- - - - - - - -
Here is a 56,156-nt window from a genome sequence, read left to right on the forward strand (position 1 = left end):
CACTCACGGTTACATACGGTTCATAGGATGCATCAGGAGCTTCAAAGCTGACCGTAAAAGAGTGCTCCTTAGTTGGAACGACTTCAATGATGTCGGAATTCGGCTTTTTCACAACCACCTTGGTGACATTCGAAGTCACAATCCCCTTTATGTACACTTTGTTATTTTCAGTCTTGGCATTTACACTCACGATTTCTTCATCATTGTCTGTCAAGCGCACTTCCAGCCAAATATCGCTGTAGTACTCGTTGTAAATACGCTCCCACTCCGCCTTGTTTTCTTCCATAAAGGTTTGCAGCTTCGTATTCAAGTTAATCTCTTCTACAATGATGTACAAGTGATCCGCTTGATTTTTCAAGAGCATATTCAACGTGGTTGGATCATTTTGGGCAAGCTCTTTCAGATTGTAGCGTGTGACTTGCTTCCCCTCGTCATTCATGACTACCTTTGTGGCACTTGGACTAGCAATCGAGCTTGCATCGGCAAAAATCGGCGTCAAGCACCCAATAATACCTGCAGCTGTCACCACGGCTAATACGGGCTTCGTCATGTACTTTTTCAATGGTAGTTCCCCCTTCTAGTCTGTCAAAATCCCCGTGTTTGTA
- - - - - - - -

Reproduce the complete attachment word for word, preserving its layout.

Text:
Here is a 56,156-nt window from a genome sequence, read left to right on the forward strand (position 1 = left end):
CACTCACGGTTACATACGGTTCATAGGATGCATCAGGAGCTTCAAAGCTGACCGTAAAAGAGTGCTCCTTAGTTGGAACGACTTCAATGATGTCGGAATTCGGCTTTTTCACAACCACCTTGGTGACATTCGAAGTCACAATCCCCTTTATGTACACTTTGTTATTTTCAGTCTTGGCATTTACACTCACGATTTCTTCATCATTGTCTGTCAAGCGCACTTCCAGCCAAATATCGCTGTAGTACTCGTTGTAAATACGCTCCCACTCCGCCTTGTTTTCTTCCATAAAGGTTTGCAGCTTCGTATTCAAGTTAATCTCTTCTACAATGATGTACAAGTGATCCGCTTGATTTTTCAAGAGCATATTCAACGTGGTTGGATCATTTTGGGCAAGCTCTTTCAGATTGTAGCGTGTGACTTGCTTCCCCTCGTCATTCATGACTACCTTTGTGGCACTTGGACTAGCAATCGAGCTTGCATCGGCAAAAATCGGCGTCAAGCACCCAATAATACCTGCAGCTGTCACCACGGCTAATACGGGCTTCGTCATGTACTTTTTCAATGGTAGTTCCCCCTTCTAGTCTGTCAAAATCCCCGTGTTTGTA